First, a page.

These skills will take time because what you are doing is actually changing your neural pathways in the brain so it’s no quick fix- Don’t give up though! It will come.
Shifting mindset gears As you saw at the start of the last section, I decided I didn’t want to be a pessimist anymore and that I wanted to be a firm optimist. I worked hard on myself and overtime, managed to achieve that optimistic state I was hoping for. And guess what? As a result, I AM more successful, I AM healthier and I am certainly HAPPIER. I wanted to push this further and have researched and practised ever deeper into the subject, but it was in doing so, I discovered something quite surprising and I’m going to share that with you here because frankly, it blew me away. Being an optimist isn’t always best. Maybe that seems obvious but I was so focused on achieving a naturally optimistic state as much as possible and everything I studied on mental health, wellbeing and success was reaffirming that should be my goal, that I just didn’t think to seek any other narrative. It was only when reading ‘Learned Optimism’ by Martin Seligman that a particular sentenced challenged my beliefs that optimism 24/7 should be my ultimate goal.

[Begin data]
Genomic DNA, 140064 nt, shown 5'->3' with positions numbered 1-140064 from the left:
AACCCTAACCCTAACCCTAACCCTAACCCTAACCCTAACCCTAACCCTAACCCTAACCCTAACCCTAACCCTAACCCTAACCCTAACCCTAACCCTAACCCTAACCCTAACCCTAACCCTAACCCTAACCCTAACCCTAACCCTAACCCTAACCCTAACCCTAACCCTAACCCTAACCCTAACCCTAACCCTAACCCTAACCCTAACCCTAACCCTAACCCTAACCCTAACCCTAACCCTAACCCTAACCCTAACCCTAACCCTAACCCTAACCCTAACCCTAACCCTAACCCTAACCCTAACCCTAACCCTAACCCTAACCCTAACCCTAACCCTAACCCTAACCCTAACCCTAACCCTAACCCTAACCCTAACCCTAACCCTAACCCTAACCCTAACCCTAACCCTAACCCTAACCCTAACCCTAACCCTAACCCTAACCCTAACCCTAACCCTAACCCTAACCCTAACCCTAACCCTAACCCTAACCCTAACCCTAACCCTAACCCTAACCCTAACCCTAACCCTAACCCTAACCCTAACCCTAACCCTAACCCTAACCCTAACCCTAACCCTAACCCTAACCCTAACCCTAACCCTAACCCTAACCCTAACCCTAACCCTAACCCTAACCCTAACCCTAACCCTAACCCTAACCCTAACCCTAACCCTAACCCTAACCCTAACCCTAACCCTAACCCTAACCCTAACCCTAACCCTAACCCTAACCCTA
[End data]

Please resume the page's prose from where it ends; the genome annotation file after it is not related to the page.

He gave an example, that when in a life or death situation, it would most certainly be advantageous to swap to a realist or even slightly pessimistic mindset and minimise risk taking.
Good point well made there Mr Seligman.
That is when I started to proactively research what the BENEFITS might be to being a pessimist and a realist. And as you’ll have discovered from reading this blog, they are benefits to those mindsets too.
So now I work at being as wise as possible in knowing which mindset is best for which situation and bringing through those qualities. I’m in the ‘optimistic’ gear most of the time, but I can shift if I need to. And that is a powerful thing.
Love and Light, Anna #Growthforlife
1: Quote from Eric S. Kim, a research fellow from the Harvard T.H. Chan School of Public Health.
Harvard Medical school-Coping with stress: divergent strategies of optimists and pessimists- Journal of Personality and Social Psychology National library of medicine
National institute of health